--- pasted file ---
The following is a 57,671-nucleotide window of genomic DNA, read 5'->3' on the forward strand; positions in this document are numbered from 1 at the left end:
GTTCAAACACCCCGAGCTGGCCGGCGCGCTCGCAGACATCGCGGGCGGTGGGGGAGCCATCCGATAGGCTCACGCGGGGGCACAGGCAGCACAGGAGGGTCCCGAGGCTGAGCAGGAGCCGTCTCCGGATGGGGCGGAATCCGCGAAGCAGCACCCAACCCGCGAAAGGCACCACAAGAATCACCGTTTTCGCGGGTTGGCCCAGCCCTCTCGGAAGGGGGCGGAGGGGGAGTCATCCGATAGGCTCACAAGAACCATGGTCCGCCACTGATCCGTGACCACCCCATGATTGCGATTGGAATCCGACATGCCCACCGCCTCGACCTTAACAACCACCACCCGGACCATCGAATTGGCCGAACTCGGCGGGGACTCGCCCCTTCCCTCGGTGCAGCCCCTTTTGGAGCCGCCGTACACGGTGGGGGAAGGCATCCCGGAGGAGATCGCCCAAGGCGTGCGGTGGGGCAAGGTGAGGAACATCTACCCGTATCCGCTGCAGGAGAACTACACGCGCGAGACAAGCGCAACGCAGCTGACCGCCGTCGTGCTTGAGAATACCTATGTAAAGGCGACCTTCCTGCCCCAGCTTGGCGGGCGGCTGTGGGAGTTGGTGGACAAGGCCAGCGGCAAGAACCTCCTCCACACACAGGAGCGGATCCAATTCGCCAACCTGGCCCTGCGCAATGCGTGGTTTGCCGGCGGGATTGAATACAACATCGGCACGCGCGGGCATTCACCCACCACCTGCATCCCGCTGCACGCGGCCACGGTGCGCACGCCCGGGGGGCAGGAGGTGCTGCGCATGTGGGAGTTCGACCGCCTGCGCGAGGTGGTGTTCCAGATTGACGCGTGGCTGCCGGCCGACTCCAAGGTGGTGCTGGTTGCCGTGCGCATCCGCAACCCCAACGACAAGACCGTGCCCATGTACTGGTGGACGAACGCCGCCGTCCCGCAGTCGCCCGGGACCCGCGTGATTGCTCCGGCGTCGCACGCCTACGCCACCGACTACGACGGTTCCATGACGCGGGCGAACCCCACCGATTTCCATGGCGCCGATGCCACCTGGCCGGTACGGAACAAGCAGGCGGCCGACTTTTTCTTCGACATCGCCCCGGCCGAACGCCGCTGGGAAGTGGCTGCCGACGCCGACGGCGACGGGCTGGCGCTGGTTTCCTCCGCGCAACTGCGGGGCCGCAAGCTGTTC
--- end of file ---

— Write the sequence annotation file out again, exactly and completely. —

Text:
The following is a 57,671-nucleotide window of genomic DNA, read 5'->3' on the forward strand; positions in this document are numbered from 1 at the left end:
GTTCAAACACCCCGAGCTGGCCGGCGCGCTCGCAGACATCGCGGGCGGTGGGGGAGCCATCCGATAGGCTCACGCGGGGGCACAGGCAGCACAGGAGGGTCCCGAGGCTGAGCAGGAGCCGTCTCCGGATGGGGCGGAATCCGCGAAGCAGCACCCAACCCGCGAAAGGCACCACAAGAATCACCGTTTTCGCGGGTTGGCCCAGCCCTCTCGGAAGGGGGCGGAGGGGGAGTCATCCGATAGGCTCACAAGAACCATGGTCCGCCACTGATCCGTGACCACCCCATGATTGCGATTGGAATCCGACATGCCCACCGCCTCGACCTTAACAACCACCACCCGGACCATCGAATTGGCCGAACTCGGCGGGGACTCGCCCCTTCCCTCGGTGCAGCCCCTTTTGGAGCCGCCGTACACGGTGGGGGAAGGCATCCCGGAGGAGATCGCCCAAGGCGTGCGGTGGGGCAAGGTGAGGAACATCTACCCGTATCCGCTGCAGGAGAACTACACGCGCGAGACAAGCGCAACGCAGCTGACCGCCGTCGTGCTTGAGAATACCTATGTAAAGGCGACCTTCCTGCCCCAGCTTGGCGGGCGGCTGTGGGAGTTGGTGGACAAGGCCAGCGGCAAGAACCTCCTCCACACACAGGAGCGGATCCAATTCGCCAACCTGGCCCTGCGCAATGCGTGGTTTGCCGGCGGGATTGAATACAACATCGGCACGCGCGGGCATTCACCCACCACCTGCATCCCGCTGCACGCGGCCACGGTGCGCACGCCCGGGGGGCAGGAGGTGCTGCGCATGTGGGAGTTCGACCGCCTGCGCGAGGTGGTGTTCCAGATTGACGCGTGGCTGCCGGCCGACTCCAAGGTGGTGCTGGTTGCCGTGCGCATCCGCAACCCCAACGACAAGACCGTGCCCATGTACTGGTGGACGAACGCCGCCGTCCCGCAGTCGCCCGGGACCCGCGTGATTGCTCCGGCGTCGCACGCCTACGCCACCGACTACGACGGTTCCATGACGCGGGCGAACCCCACCGATTTCCATGGCGCCGATGCCACCTGGCCGGTACGGAACAAGCAGGCGGCCGACTTTTTCTTCGACATCGCCCCGGCCGAACGCCGCTGGGAAGTGGCTGCCGACGCCGACGGCGACGGGCTGGCGCTGGTTTCCTCCGCGCAACTGCGGGGCCGCAAGCTGTTC